Leaving our people will be the hardest part of course. But there are some things-- Liberia things-- that we also will miss. And some, of course, that we won't. Let's examine a small list:

We Will Not Miss Daily Water Duty. About thirty gallons a day, pumped and lugged from next door.
"I can do it" I a professiona' mechanah!" Every guy that worked on our car was self taught, and more often than not we had to bring it back to somebody to fix what was fixed. A common practice is to remove good parts for sale, then when the bad part fails, work to fix that too, using whatever creative method could be rigged.

Jiggers. Dug out of many toes and other parts, including each of ours several times during three and a half years. Here Odelle assists Renita.

Monrovia Traffic. It is not that unusual from other African cities, but without traffic lights and so many "self taught" taxi drivers, it gets stupid. For thirty six years, I loved to drive. Now, I give the keys to Renita when I can.

The Humidity. The Sweating. This in Rivercess. Why do the other guys look so cool?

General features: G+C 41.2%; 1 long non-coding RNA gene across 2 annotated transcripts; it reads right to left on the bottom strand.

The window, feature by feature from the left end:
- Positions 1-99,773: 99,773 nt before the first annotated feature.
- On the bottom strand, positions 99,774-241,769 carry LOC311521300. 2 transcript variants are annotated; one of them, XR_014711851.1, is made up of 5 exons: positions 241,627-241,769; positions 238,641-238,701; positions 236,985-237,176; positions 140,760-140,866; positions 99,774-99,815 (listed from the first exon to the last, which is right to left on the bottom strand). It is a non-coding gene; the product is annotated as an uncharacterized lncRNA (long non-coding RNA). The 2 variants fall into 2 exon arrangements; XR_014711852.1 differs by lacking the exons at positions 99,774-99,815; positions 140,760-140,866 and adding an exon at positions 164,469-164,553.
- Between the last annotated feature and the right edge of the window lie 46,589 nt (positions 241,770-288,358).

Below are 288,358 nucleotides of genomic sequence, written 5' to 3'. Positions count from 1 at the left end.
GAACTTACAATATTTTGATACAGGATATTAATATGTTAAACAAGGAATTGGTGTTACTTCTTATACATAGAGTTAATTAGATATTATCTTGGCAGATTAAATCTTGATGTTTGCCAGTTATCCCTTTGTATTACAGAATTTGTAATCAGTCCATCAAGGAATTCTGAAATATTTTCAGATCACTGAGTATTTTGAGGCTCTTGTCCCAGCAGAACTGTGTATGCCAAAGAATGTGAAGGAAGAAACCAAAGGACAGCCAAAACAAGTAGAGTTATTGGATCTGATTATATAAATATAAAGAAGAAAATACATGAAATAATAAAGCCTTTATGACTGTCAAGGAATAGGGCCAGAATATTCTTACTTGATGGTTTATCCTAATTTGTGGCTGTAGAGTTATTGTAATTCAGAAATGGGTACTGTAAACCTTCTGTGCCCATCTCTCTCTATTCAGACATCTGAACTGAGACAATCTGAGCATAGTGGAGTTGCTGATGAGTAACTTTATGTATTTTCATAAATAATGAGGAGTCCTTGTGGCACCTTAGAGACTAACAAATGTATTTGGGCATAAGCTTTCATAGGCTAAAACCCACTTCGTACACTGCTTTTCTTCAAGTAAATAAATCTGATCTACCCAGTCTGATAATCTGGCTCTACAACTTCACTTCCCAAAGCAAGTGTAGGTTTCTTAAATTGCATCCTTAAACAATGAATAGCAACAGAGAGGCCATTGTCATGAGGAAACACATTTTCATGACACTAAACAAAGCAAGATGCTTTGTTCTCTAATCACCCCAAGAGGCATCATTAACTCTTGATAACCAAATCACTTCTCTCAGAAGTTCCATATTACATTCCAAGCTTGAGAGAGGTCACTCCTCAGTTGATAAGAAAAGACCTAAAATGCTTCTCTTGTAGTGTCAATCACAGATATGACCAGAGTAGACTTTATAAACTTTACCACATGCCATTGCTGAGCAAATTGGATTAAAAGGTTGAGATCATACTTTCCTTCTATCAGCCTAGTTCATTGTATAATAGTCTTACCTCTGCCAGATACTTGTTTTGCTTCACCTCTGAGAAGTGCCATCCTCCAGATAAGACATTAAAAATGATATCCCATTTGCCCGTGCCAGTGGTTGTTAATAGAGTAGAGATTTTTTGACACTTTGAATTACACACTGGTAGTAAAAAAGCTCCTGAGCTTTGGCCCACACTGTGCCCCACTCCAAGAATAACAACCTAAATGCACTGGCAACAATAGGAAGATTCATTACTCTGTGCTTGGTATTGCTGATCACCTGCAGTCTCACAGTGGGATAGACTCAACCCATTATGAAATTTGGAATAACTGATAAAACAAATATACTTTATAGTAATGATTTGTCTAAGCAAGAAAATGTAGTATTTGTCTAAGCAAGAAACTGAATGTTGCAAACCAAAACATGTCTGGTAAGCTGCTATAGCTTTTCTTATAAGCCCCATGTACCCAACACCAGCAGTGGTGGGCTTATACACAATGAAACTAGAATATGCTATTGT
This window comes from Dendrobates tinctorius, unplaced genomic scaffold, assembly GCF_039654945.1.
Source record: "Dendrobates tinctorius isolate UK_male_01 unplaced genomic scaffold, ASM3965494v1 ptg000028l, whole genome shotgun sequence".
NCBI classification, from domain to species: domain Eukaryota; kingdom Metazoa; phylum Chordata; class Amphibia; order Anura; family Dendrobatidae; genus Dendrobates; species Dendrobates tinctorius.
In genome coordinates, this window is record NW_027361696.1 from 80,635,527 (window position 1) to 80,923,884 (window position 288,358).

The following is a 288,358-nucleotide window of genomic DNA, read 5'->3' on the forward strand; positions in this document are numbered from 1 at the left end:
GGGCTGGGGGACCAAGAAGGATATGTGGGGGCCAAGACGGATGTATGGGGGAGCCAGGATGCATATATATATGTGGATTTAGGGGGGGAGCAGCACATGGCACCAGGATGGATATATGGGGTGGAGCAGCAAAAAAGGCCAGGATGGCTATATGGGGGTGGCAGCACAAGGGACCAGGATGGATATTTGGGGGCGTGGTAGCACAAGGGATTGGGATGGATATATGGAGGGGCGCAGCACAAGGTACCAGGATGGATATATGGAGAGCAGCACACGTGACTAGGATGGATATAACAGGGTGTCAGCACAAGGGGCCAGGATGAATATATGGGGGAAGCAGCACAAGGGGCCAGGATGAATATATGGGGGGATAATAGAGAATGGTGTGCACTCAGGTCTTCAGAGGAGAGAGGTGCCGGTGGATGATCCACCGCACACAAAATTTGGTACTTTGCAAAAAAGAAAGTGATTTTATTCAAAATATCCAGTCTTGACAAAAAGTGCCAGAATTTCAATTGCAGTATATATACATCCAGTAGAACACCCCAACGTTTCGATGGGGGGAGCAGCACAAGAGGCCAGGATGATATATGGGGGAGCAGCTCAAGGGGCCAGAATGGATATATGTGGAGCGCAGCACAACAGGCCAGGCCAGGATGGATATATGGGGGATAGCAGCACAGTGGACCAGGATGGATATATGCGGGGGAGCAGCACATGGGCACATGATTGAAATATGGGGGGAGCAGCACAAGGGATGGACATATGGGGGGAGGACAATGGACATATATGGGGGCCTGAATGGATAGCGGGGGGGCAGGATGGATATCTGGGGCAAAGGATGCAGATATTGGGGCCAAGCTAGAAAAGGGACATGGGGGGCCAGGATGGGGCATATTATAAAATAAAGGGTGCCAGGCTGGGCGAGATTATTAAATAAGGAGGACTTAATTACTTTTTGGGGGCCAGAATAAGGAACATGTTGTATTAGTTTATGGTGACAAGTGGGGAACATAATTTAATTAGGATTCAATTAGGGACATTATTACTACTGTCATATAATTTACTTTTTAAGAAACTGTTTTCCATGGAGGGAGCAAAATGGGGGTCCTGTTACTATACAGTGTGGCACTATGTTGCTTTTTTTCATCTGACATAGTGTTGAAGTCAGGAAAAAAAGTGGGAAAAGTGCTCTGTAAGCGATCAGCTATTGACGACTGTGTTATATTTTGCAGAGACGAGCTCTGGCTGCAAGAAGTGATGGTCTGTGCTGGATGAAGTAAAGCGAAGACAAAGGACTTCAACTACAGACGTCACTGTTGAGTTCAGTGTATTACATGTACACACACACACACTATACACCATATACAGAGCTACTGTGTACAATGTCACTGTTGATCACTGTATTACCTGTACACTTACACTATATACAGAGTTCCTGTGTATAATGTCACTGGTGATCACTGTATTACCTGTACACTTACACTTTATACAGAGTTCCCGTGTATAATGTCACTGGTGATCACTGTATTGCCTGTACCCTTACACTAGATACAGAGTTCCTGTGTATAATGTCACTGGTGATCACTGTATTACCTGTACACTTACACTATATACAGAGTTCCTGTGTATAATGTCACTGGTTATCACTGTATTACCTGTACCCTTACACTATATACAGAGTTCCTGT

Being reminded everywhere we go that there was no "sanctuary" during the war. No place was safe. Most buildings were left in ruins. A church near Baye's Town.

Being daily reminded that those all around us, even our dearest friends, lived lives of hardship and deep poverty. Vera's home.

We Will Miss

The humidity-produced morning mists. This in Gbarnga.

Hanging out with jes' folks in the villages. Johnson Town.

"German Plums." (Small Liberian Mangoes. So good, it must be descended from the Forbidden Fruit.)

The Liberian Coast. Treacherous, non-negotiating, and inspiring.

Just hanging out in the yard in the late afternoon. This can be done anywhere, of course, but the contrast between the humidity of the day and the relative cool of the breezy late afternoon cannot be experienced in very many places.

Cooking huts. I love 'em. In every village. No two are alike, and every one is a place of communion, comfort, food and family.
"Dancin' with the ones He brung us to... "

Monday, November 17, 2008

Leaving Liberia, Part Four

When Goodbye Becomes Hello